Is Devil's Claw the key to treating arthritis?
Aug 17, 2009 - 3:48:01 PM
Deep in Africa's Kalahari desert lies the Devil's Claw, a plant that may hold the key to effective treatments for arthritis, tendonitis and other illnesses that affect millions each year.
In the US, Devil's Claw extracts are in phase-II clinical trials for the treatment of hip and knee arthritis. Other promising uses are not far behind.
But while the demand for these beneficial compounds is increasing, the supply of natural Devil's Claw is dwindling, thanks to years of drought, which have pushed the plant towards extinction.
Scientists have now successfully reproduced active ingredients in the Devil's Claw. Their technique may eventually lead to the development of 'bio-factories' that could produce huge quantities of rare plant extracts quickly and at little cost.
Milen I. Georgiev, a scientist who organises and teaches environment protection courses and schools in Bulgaria, pointed out that for thousands of years, native populations in southern Africa have used the Devil's Claw as a remedy for a huge number of ailments, including fever, diarrhoea and blood diseases.
Today, there are dozens of medicinal and herbal products around the world that are based on chemicals derived from the plant.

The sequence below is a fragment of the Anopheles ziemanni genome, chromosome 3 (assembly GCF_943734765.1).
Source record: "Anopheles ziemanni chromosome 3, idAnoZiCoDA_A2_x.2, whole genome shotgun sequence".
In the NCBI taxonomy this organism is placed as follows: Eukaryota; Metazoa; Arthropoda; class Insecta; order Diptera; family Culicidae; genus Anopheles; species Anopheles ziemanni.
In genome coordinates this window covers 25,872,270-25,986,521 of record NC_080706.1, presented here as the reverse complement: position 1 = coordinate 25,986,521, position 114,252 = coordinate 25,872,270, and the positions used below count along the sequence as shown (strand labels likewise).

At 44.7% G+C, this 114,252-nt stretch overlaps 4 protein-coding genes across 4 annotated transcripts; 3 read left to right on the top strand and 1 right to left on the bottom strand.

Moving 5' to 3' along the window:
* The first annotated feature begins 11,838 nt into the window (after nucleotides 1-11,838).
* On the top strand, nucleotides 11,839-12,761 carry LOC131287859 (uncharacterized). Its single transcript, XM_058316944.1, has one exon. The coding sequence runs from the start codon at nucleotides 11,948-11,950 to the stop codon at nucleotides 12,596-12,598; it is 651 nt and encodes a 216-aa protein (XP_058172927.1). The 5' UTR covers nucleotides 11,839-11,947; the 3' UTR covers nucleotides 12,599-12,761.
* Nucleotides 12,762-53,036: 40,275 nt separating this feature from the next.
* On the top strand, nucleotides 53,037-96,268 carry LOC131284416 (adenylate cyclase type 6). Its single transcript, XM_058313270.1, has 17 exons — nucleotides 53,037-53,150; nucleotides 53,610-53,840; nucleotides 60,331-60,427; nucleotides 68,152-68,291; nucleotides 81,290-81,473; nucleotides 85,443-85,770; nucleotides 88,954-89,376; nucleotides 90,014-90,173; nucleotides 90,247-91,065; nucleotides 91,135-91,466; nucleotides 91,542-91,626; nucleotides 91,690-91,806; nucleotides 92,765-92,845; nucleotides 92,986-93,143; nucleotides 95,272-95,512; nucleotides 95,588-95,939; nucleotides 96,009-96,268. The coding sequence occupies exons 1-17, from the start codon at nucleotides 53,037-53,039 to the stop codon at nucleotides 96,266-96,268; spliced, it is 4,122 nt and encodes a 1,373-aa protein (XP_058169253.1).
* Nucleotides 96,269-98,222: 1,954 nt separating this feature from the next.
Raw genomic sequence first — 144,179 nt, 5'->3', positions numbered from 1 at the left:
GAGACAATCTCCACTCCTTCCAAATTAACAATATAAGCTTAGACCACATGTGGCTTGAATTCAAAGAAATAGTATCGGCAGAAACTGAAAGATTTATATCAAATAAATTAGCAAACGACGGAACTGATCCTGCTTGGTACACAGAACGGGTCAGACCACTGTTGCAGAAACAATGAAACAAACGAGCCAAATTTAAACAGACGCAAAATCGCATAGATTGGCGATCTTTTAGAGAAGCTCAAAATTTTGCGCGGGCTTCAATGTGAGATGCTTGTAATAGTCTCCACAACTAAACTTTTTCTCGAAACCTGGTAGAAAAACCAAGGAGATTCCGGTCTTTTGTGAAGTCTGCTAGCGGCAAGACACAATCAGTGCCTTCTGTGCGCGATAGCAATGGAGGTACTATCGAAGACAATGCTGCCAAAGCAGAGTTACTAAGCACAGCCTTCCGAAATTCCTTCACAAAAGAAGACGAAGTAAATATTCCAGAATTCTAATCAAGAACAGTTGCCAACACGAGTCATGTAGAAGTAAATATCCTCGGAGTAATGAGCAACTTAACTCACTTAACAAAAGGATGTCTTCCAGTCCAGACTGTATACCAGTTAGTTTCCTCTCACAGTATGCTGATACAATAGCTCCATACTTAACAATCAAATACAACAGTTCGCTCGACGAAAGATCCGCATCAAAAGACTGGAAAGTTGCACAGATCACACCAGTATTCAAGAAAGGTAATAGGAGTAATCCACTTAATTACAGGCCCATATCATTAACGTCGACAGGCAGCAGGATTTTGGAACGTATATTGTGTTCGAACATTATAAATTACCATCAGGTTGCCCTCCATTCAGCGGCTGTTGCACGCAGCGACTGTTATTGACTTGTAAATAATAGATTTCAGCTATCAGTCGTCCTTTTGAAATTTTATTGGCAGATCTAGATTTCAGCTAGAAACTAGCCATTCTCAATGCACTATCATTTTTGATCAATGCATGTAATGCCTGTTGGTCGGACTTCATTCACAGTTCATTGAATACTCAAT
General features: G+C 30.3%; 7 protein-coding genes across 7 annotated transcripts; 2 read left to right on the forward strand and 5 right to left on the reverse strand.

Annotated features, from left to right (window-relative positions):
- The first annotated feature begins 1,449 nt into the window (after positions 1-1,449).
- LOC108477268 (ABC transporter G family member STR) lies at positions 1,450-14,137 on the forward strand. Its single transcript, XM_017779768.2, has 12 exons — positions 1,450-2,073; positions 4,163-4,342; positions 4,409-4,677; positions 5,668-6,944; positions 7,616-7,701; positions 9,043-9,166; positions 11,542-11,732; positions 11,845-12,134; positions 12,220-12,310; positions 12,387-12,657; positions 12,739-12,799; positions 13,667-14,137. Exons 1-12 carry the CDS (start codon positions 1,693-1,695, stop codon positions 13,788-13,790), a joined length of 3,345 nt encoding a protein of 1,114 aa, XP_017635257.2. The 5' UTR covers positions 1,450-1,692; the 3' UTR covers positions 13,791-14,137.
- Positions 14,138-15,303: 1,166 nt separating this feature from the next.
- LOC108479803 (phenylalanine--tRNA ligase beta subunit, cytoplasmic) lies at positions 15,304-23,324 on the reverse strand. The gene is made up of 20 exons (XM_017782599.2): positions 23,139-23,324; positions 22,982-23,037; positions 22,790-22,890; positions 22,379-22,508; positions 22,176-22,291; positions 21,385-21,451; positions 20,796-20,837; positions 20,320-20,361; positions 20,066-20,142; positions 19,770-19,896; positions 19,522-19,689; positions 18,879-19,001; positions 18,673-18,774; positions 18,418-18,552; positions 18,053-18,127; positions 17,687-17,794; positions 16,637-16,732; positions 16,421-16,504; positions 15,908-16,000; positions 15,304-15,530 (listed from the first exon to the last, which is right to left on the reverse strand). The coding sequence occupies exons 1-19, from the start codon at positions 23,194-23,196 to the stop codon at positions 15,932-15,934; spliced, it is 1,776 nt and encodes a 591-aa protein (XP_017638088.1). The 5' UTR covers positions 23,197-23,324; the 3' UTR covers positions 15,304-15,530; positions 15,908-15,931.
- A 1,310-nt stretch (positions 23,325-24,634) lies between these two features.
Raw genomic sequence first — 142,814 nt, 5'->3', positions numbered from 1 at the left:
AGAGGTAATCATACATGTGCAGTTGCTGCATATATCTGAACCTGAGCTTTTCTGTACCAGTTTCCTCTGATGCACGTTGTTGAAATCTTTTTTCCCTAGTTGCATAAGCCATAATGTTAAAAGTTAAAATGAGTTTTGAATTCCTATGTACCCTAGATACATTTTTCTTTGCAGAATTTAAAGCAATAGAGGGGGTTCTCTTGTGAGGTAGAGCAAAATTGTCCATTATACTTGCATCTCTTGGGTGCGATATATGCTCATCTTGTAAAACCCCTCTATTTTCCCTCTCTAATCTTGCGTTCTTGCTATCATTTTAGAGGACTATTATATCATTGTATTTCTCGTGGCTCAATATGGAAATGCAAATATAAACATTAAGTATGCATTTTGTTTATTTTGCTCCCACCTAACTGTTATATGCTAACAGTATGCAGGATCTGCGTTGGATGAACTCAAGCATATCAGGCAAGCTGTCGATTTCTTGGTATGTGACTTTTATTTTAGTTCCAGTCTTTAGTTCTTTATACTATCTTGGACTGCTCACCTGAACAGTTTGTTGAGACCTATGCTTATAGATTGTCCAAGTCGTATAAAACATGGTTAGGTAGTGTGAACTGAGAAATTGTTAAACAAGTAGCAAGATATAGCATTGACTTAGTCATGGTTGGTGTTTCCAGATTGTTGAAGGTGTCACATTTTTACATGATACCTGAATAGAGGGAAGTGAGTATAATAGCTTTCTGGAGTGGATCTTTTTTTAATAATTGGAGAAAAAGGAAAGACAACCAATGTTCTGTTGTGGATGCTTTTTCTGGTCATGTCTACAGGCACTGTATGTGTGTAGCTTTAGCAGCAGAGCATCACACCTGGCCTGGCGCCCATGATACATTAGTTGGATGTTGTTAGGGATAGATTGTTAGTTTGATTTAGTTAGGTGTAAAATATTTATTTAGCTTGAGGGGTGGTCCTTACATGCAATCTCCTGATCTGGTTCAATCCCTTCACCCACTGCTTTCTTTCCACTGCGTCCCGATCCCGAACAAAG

In particular, studies suggest that two chemicals -- iridoid glycosides harpagoside and harpagide -- may have beneficial effects in the treatment of degenerative rheumatoid arthritis, osteoarthritis, tendonitis, and other conditions, Georgiev said.
'In Germany, 57 pharmaceutical products based on Devil's Claw, marketed by 46 different companies, have cumulative sales volumes alone worth more than $40 million,' Georgiev noted.
Currently, more than 25 percent of all prescribed medicines used in the industrialised countries are derived either directly or indirectly from plants, many of which are rare and sometimes endangered.
Hairy root, an infectious plant disease caused by the soil bacteria Agrobacterium rhizogenes, is at the core of a promising new technique that could one day lead to 'biofactories' that produce medicines derived from rare plants in huge quantities at a low cost.
Georgiev notes that hairy roots are a big improvement over traditional, greenhouse-based plant culturing. Georgiev and team are the first to induce hairy root cultures of Devil's Claw.
They took the plant's roots and infected them with the A. rhizogenes soil bacteria -- a natural genetic engineer -- to create a system of hairy roots to produce the plant's key medicinal chemicals, says a release of the American Chemical Society -.
These findings were reported at the 238th national meeting of the ACS.
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